After suffering through years of grinding war, both Syria and Lebanon have for much of the past two years been dealing with a spate of deadly wildfires throughout countryside areas which in some cases have devastated crucial crop and wheat supplies that are badly needed amid national food shortages.
On Thursday Syria announced an unprecedented punishment for two dozen people said to have been caught starting the fires in the recent past. The country's Justice Ministry revealed that they had been tried in a capital offense case, and subsequently executed. "Syria has executed 24 people after convicting them on terrorism charges for igniting last year’s devastating wildfires, leaving three people dead and burning thousands of hectares (acres) of forests, the Justice Ministry said," ABC News reports.
The main wildfires which had burned out of control in government areas of Latakia and the central Syrian Homs region started in October 2020, and had killed at least three people.
The fires further impacted nearly 300 villages and towns, destroying many homes and businesses at a moment the region has already long been barely surviving economically.
The fires had added to the economic crisis in the war-torn country on top of runaway inflation and amid strangling US-led sanctions intent on choking Syrian commerce with the outside world, especially Europe and the West. ABC writes that:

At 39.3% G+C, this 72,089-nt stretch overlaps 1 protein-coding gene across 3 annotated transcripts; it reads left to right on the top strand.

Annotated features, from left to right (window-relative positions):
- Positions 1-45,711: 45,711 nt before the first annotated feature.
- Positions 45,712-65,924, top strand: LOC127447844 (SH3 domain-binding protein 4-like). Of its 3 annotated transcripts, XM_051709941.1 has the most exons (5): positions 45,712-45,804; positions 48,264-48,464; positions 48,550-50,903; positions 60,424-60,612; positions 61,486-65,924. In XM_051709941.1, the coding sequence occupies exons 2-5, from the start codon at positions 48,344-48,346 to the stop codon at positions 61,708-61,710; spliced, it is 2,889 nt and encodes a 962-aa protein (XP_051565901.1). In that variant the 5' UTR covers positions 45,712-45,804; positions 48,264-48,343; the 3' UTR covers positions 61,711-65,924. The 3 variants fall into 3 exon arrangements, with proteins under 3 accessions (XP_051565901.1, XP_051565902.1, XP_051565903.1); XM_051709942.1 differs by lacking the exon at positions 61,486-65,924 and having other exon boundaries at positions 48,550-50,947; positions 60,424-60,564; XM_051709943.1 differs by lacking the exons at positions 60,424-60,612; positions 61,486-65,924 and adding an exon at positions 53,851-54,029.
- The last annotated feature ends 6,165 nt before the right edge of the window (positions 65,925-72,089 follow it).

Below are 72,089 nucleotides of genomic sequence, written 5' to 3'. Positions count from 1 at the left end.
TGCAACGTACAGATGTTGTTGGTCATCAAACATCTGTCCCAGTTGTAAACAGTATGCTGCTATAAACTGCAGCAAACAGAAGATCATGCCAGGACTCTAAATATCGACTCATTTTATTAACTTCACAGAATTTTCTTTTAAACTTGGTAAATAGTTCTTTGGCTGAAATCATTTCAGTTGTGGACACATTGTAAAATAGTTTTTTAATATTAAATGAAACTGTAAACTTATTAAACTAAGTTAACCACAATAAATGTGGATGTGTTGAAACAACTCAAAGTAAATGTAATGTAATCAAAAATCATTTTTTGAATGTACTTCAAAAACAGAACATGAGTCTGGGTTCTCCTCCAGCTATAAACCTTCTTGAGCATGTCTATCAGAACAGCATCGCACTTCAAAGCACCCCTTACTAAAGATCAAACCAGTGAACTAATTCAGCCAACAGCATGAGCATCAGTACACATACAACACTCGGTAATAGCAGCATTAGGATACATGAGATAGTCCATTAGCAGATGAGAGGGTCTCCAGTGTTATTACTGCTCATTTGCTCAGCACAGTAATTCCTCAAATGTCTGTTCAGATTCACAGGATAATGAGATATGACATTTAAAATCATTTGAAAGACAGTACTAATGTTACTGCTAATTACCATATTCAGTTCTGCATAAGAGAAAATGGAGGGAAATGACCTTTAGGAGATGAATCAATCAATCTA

President Bashar Assad’s hometown of Qardaha in Latakia province was hard hit by the fires, which heavily damaged a building used as storage for the state-owned tobacco company, part of which collapsed. Assad made a rare visit to the region shortly after the fire was brought under control.
Additionally eleven others were give life in prison connected to the same case. Though details of how the two dozen executions were carried out remain unknown, death hanging remains the most common form of execution handed down by courts under the Syrian state.
The Justice Ministry statement had described "criminals who carried out terrorist attacks that led to deaths and damage to state infrastructure and public and private property through the use of flammable material."
Given the offense was elevated to "terrorism" - it appears that the Damascus judiciary is linking the arsonists with anti-government fighters and activities aimed at removing Bashar al-Assad.